I'm an avid reader of history, as well as processing a degree in the subject. So imagine my surprise when, after receiving this book from a friend of mine for Christmas, I read the erroneous account of the Children's Crusade of 1212. I had done research on this topic, so I was horrified to read the completely inaccurate account of what occurred. Had the author not read any historical analysis on the subject from the last 50 years? If he had, he would have realized that there were actually two crusades - one consisting of mainly French people led by Stephen of Cloyes who, when told to turn back by King Philip II, did so. That ended that crusade. The other one, led by a shepherd from Germany named Nicholas, led a group across the Alps into Italy. Some left for home while others continued on to Rome. It's interesting to note that in Rome, many received dispensations from their crusading vows because these "children" were either too old or because they were pregnant. Perhaps until relatively recently, people believed in the Children's Crusade because it represented a morality play or because some historians gave too much credit to chronicles (like Chronica Albrici monachi Trium Fontium) which were written long after the crusade supposedly occurred, rather than relying on more contemporary sources. Nor did they realize that the latin word "pueri" used in the chronicles can have several meanings (such as unmarried men rather than children).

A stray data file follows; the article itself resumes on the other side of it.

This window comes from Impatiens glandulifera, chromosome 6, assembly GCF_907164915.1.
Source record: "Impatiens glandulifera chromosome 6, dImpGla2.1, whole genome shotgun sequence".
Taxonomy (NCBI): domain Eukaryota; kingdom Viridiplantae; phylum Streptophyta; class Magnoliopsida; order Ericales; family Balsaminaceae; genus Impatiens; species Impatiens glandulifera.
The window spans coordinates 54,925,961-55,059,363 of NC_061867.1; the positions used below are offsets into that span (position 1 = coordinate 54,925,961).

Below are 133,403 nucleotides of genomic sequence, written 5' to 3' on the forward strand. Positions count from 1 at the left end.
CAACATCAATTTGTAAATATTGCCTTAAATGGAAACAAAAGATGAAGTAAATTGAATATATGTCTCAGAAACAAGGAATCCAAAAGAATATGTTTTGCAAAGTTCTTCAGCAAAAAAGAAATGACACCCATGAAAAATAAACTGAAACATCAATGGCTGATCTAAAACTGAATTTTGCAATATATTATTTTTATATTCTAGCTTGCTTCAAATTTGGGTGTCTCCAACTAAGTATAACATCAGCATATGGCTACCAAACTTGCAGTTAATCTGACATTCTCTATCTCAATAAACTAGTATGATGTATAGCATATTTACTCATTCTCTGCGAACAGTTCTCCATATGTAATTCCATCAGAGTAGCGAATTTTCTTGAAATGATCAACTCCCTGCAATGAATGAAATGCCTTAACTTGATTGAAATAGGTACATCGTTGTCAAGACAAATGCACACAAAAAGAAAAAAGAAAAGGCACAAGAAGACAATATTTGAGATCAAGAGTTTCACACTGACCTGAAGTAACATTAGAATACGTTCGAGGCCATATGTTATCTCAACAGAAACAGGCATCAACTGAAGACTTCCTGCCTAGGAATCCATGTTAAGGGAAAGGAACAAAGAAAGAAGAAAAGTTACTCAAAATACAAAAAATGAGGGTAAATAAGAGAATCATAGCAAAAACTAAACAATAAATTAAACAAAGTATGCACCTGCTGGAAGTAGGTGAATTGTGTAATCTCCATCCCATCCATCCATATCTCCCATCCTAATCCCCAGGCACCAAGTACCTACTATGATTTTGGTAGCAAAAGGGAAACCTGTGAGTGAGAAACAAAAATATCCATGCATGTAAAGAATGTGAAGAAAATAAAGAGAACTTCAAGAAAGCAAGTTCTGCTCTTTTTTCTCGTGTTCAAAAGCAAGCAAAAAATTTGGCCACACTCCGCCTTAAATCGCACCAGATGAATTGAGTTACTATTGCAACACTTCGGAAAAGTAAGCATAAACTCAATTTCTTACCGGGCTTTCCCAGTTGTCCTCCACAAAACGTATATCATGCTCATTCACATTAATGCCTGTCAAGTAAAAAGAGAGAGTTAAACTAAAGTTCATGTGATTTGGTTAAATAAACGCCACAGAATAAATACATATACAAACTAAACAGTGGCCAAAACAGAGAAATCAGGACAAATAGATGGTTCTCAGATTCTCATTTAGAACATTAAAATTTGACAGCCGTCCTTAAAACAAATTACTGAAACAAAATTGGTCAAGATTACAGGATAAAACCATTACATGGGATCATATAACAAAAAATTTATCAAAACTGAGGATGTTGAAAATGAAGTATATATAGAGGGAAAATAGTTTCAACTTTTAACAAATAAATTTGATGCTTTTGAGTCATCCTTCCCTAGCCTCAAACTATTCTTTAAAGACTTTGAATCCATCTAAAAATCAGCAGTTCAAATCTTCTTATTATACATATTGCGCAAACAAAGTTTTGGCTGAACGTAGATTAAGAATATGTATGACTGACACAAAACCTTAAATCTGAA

In the final analysis, you just can't rely on books like these to really teach you history. The best you can do is read what they tell you and then try to verify it. If only the author had bothered to check the History Channel's own account of the Children's Crusade on their website, or perhaps read the excellent paper done by Peter Raedts in the Journal of Medieval History, or even just checked out the brief but accurate entry online in wikipedia. The book gave two pages to this event, and sadly got it completely wrong.
For this gross oversight, I am compelled to give it one star. Readers of history, never just believe what you read - verify.